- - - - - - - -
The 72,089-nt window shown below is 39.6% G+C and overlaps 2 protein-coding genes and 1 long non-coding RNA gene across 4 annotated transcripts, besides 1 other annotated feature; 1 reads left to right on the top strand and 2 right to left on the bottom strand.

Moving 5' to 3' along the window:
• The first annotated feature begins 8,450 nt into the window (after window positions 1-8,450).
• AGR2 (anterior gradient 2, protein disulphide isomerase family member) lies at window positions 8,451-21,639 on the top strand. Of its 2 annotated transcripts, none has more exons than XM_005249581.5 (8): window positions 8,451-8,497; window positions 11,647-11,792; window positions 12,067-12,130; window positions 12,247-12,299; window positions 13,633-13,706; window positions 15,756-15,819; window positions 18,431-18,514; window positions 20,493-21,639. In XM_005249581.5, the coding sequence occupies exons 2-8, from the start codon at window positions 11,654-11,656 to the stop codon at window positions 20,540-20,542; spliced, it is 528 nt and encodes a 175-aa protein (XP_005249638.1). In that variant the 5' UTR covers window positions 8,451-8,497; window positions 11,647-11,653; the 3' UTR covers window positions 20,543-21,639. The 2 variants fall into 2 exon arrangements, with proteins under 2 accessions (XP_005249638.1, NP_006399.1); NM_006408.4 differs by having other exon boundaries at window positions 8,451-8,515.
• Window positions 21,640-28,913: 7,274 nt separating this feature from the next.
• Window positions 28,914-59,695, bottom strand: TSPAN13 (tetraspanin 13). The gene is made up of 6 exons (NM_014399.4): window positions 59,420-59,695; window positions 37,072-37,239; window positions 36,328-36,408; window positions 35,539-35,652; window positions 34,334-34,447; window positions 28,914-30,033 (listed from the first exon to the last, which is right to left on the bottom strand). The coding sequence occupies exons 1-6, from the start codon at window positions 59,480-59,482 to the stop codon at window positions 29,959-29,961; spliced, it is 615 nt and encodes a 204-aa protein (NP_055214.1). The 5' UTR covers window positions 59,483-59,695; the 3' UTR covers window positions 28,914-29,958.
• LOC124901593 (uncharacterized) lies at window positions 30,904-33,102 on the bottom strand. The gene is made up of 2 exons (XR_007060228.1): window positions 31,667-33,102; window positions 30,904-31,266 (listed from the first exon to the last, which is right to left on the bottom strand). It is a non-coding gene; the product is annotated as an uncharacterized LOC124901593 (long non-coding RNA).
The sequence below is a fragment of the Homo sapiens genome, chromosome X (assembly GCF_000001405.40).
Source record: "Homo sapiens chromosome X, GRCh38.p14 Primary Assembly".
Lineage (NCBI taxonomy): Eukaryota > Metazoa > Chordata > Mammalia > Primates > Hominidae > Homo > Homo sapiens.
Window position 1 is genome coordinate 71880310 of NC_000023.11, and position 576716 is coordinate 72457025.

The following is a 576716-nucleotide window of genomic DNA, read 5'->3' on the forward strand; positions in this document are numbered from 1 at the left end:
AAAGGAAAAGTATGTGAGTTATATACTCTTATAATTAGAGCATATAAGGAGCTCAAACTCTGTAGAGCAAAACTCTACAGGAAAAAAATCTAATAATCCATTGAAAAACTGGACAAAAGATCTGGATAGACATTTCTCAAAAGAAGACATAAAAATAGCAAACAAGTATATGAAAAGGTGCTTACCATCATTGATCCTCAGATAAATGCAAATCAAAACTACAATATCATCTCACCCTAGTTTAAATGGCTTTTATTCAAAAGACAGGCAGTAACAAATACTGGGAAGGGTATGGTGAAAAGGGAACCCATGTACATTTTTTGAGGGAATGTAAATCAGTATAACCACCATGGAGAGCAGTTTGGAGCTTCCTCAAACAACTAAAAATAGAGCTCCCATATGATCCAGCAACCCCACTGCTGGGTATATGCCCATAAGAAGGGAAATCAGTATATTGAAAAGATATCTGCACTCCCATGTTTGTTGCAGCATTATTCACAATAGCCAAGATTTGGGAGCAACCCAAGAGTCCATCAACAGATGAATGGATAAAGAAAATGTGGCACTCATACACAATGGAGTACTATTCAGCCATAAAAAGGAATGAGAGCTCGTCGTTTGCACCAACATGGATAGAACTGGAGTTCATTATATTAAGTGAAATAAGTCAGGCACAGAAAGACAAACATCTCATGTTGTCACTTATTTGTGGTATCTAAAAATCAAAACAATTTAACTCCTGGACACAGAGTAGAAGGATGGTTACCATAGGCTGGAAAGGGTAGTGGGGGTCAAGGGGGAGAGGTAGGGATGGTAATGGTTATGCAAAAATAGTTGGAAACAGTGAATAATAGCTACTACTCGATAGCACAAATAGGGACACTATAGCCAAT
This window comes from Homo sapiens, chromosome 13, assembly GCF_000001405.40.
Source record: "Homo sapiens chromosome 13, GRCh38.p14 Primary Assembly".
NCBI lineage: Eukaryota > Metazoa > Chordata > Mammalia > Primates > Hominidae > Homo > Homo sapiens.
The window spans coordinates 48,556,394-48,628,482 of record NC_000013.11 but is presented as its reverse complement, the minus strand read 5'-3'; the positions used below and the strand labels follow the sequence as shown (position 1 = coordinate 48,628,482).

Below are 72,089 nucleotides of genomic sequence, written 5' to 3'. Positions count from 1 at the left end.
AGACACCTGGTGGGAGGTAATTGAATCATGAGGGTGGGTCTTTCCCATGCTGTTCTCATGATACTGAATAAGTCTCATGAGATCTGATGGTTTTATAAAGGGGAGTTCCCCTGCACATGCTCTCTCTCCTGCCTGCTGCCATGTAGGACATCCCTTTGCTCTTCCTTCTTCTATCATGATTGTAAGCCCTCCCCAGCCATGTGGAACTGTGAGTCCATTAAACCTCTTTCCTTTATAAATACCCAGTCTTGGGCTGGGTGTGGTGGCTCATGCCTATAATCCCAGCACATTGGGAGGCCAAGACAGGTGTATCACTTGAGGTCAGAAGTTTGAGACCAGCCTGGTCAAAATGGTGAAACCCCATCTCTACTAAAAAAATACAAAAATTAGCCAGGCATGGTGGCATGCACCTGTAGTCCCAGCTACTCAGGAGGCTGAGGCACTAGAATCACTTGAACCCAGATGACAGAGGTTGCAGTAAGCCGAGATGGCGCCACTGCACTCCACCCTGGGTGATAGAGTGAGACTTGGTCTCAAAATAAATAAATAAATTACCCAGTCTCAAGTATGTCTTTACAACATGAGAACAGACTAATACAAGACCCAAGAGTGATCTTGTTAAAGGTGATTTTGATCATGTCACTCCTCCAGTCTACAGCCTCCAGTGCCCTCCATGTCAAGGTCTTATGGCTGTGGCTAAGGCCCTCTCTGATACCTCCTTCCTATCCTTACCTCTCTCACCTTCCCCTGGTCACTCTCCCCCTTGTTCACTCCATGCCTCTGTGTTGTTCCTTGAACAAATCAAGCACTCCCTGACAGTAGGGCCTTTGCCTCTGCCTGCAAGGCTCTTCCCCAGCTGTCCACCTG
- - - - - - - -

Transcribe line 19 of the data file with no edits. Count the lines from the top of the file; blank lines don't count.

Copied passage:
AGACACCTGGTGGGAGGTAATTGAATCATGAGGGTGGGTCTTTCCCATGCTGTTCTCATGATACTGAATAAGTCTCATGAGATCTGATGGTTTTATAAAGGGGAGTTCCCCTGCACATGCTCTCTCTCCTGCCTGCTGCCATGTAGGACATCCCTTTGCTCTTCCTTCTTCTATCATGATTGTAAGCCCTCCCCAGCCATGTGGAACTGTGAGTCCATTAAACCTCTTTCCTTTATAAATACCCAGTCTTGGGCTGGGTGTGGTGGCTCATGCCTATAATCCCAGCACATTGGGAGGCCAAGACAGGTGTATCACTTGAGGTCAGAAGTTTGAGACCAGCCTGGTCAAAATGGTGAAACCCCATCTCTACTAAAAAAATACAAAAATTAGCCAGGCATGGTGGCATGCACCTGTAGTCCCAGCTACTCAGGAGGCTGAGGCACTAGAATCACTTGAACCCAGATGACAGAGGTTGCAGTAAGCCGAGATGGCGCCACTGCACTCCACCCTGGGTGATAGAGTGAGACTTGGTCTCAAAATAAATAAATAAATTACCCAGTCTCAAGTATGTCTTTACAACATGAGAACAGACTAATACAAGACCCAAGAGTGATCTTGTTAAAGGTGATTTTGATCATGTCACTCCTCCAGTCTACAGCCTCCAGTGCCCTCCATGTCAAGGTCTTATGGCTGTGGCTAAGGCCCTCTCTGATACCTCCTTCCTATCCTTACCTCTCTCACCTTCCCCTGGTCACTCTCCCCCTTGTTCACTCCATGCCTCTGTGTTGTTCCTTGAACAAATCAAGCACTCCCTGACAGTAGGGCCTTTGCCTCTGCCTGCAAGGCTCTTCCCCAGCTGTCCACCTG